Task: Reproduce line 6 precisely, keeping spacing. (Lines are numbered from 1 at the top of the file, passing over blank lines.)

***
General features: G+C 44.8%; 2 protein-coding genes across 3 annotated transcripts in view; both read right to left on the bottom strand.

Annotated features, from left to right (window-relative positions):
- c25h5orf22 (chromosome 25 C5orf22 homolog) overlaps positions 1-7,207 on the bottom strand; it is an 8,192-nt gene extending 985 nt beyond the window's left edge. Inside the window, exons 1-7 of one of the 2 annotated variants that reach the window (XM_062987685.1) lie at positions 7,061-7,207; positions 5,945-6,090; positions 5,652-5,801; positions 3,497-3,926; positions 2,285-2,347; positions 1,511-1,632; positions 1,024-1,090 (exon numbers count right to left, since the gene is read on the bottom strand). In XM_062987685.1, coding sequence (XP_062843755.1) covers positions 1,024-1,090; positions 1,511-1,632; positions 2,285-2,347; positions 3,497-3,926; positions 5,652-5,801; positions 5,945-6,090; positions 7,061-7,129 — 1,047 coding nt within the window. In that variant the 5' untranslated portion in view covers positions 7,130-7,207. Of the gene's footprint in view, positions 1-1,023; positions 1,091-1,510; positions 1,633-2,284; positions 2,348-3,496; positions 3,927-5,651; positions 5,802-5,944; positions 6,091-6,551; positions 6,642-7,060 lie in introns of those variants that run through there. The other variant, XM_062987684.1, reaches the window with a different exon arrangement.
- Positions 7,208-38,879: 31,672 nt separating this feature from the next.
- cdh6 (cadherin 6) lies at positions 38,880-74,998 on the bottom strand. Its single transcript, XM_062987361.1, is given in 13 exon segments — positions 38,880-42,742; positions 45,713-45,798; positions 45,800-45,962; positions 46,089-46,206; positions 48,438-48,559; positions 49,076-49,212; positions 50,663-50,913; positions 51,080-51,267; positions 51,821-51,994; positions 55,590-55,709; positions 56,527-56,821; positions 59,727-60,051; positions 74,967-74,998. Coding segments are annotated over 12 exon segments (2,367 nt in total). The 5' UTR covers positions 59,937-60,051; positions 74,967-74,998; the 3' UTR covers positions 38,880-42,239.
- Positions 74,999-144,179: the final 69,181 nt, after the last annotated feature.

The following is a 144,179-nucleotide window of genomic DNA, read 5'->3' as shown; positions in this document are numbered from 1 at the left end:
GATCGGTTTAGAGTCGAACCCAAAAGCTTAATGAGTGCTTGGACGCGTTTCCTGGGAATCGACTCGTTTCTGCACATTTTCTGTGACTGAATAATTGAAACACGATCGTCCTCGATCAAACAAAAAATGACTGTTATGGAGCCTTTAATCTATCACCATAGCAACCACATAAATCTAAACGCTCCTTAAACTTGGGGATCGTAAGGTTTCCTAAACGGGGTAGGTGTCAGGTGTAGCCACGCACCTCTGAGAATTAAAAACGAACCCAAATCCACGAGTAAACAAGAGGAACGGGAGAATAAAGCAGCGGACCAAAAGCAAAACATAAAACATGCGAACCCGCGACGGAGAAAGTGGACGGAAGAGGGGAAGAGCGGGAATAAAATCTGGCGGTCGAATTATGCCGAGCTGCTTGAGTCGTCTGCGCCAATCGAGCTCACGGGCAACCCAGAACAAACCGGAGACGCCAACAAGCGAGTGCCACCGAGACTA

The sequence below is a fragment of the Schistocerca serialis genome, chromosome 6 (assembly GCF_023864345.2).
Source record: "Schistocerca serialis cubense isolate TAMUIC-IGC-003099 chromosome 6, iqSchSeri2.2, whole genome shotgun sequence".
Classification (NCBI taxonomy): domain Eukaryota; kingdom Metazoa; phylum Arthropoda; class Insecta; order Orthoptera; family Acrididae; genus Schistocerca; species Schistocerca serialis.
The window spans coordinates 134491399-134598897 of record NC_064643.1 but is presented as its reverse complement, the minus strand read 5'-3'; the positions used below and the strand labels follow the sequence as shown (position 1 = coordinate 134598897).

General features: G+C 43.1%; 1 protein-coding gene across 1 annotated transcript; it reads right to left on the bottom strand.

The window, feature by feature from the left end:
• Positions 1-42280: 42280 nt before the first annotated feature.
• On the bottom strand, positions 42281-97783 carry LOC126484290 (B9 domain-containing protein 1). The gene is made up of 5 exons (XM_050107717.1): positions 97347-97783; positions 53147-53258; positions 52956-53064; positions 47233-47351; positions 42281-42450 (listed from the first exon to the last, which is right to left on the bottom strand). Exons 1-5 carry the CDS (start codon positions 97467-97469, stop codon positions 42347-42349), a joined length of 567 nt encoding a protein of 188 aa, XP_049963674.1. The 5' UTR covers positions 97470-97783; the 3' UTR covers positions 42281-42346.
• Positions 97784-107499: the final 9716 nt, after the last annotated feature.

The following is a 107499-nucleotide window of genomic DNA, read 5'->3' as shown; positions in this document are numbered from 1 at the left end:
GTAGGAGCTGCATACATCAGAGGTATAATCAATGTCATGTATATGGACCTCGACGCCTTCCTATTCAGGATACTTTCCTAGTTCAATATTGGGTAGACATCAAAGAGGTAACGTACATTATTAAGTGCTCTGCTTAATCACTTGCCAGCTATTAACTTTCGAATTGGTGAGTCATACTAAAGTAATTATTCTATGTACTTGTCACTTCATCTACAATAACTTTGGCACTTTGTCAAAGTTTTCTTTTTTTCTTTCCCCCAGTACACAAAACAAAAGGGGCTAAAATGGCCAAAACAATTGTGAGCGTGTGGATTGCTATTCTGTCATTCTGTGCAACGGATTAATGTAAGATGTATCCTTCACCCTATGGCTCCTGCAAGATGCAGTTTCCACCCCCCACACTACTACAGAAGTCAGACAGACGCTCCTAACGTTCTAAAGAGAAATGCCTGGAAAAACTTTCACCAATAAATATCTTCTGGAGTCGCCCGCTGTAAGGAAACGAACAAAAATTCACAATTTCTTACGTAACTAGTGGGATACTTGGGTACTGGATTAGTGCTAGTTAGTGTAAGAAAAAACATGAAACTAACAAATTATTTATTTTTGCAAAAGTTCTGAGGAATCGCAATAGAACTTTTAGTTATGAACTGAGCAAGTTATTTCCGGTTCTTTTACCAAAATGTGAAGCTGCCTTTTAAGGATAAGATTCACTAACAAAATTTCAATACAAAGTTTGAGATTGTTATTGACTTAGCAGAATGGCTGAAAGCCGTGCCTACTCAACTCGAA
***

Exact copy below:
- Positions 74,999-144,179: the final 69,181 nt, after the last annotated feature.